For most of us in the world, sunlight comes as a standard in our everyday lives. It's our natural regulator of time, giver of energy, and simply brightens up our day. While daylight may seem standard to most people, there are places on earth that don't get sunlight for normal 8-12-hour days or even year-round.
The town of Tromsø, Norway
The town of Tromsø, Norway, sits 200 miles north of the arctic circle, and from November to January each year, the sun doesn't rise. This town goes through this cyclical loss of sun simply because of how far north it is—but if you travel further south to the Norwegian town of Rjukan, you'll meet a peculiar case study of a town that lives without light.
Rjukan sits in a deep-cut valley between two imposing mountains. Rjukan suffers six months of the year without light, three more than the much more northern town of Tromso. This isn't because the sun doesn't make it over the horizon in this area, it's because Rjukan spends its life in the shadow of the surrounding mountains.
For most of the town's history, Rjukan has existed in these depressing shadows, until giant mirrors were installed to light up the town square.
Locals call these mirrors the Solspeilet or sun mirror, and they're an array of three computer-controlled giant mirrors that track the sun and keep bright light pointed at the city center. The mirrors are located 1,476 feet above the town and readjust every 10 seconds as the sun moves across the surrounding sky, masqued by the mountains to the locals on the ground.
Installing the mirrors
The mirrors were installed in 2013 and have drawn hoards of tourists ever since. They were the idea of Martin Andersen, an artist who moved to the town and couldn't stand the lack of sun. He convinced local authorities to build the mirror array at the cost of about $800,000 – and it changed the town forever.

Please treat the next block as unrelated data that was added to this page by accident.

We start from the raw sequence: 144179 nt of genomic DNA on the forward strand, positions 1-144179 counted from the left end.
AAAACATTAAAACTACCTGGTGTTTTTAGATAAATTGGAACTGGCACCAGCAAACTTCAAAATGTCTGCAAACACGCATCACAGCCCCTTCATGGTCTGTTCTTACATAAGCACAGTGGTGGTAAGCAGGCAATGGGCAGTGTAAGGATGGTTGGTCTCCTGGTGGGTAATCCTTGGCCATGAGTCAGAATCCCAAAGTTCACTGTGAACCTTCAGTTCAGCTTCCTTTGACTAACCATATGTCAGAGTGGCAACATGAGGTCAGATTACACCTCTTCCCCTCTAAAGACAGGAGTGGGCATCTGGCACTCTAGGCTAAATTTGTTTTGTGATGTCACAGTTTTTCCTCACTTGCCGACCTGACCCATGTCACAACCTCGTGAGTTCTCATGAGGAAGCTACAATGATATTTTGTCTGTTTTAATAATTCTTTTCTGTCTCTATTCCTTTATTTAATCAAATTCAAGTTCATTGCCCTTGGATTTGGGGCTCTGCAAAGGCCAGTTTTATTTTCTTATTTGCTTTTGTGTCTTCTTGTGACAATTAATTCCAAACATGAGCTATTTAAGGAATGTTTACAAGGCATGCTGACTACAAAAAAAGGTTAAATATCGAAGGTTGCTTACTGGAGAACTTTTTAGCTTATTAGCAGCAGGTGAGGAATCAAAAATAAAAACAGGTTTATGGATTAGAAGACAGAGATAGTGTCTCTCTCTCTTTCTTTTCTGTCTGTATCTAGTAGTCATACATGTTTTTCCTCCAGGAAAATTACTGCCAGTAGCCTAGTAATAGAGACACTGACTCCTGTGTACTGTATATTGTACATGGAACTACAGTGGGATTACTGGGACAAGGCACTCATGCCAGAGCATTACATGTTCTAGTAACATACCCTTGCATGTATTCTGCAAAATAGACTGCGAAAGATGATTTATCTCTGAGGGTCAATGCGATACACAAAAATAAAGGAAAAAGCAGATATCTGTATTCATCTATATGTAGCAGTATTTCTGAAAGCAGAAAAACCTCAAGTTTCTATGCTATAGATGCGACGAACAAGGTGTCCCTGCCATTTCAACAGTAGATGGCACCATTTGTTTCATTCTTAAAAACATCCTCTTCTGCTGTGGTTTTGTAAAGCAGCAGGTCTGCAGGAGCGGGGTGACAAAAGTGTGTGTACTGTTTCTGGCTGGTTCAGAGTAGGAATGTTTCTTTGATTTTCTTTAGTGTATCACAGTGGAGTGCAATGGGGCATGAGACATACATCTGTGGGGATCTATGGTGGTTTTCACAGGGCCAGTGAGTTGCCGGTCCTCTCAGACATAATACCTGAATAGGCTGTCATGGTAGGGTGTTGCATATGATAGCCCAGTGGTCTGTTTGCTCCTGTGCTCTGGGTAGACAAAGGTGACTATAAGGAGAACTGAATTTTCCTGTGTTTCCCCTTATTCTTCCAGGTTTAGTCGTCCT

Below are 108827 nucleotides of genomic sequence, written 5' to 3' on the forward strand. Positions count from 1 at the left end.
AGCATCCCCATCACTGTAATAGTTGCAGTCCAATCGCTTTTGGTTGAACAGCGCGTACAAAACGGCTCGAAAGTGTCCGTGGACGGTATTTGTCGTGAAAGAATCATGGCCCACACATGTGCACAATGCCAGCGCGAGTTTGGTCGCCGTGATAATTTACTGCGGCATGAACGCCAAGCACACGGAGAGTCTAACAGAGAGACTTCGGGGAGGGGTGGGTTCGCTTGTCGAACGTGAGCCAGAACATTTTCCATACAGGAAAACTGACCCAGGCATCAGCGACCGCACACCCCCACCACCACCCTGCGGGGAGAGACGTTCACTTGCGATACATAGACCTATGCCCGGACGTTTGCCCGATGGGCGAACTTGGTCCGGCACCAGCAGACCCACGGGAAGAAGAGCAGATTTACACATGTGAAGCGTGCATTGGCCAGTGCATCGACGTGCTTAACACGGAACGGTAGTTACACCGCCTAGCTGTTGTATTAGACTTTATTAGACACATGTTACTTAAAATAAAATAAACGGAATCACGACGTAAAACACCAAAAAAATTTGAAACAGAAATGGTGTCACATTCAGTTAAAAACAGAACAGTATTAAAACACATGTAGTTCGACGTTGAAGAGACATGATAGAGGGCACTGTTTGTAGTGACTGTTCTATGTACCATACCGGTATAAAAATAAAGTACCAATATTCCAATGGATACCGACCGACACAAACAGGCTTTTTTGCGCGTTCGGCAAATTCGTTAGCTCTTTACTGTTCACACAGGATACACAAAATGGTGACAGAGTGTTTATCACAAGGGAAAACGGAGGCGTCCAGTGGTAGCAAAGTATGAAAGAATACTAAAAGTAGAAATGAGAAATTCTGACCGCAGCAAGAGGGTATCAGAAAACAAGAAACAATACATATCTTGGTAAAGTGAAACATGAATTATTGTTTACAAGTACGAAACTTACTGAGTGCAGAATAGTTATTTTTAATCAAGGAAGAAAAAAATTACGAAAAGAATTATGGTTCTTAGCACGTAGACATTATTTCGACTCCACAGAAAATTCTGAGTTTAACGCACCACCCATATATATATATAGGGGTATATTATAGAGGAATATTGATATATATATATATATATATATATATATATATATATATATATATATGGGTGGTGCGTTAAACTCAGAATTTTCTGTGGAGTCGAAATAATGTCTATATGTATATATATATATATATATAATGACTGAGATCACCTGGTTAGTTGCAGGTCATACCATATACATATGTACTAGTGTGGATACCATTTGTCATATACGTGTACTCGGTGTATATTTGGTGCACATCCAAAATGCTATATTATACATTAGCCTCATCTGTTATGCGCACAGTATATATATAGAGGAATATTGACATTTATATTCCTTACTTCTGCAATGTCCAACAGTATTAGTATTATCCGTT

While Andersen is credited with bringing the project to life in 2013, the idea was actually that of Rjukan's most famous residents: Engineer Sam Eyde. Over a century ago, the famed industrialist had the idea to place giant mirrors on the mountaintop to bring happiness to the town's residents, mostly his employees at the time, but the technology just wasn't there yet. Instead, he orchestrated the construction of a cable car in 1928 so that locals could travel to see the sunlight.
With Eyde's idea was finally implemented in 2013, local residents can now spend time in the sunlight at their choosing.
The impact of the mirrors
The mirrors have a total surface area of just 538 square feet, about the size of a studio apartment, but that size lights up about a 2,150 square foot area in the city center. While it may not be the whole town, this expensive mirror array brings some semblance of normalcy to residents for half the year while the sun doesn't shine.
Many in the town initially fought this expenditure as a waste of money, but it has slowly helped mark Rjukan on maps across the world. The town now stands as a prominent tourist attraction in Norway, drawing visitors wanting to see the mirror-lit city center from across the world.
So, due to some unfortunate geography and through some creative engineering, the town of Rjukan gets its sunlight through giant computer-controlled mirrors on a mountain – even if it is just the city square.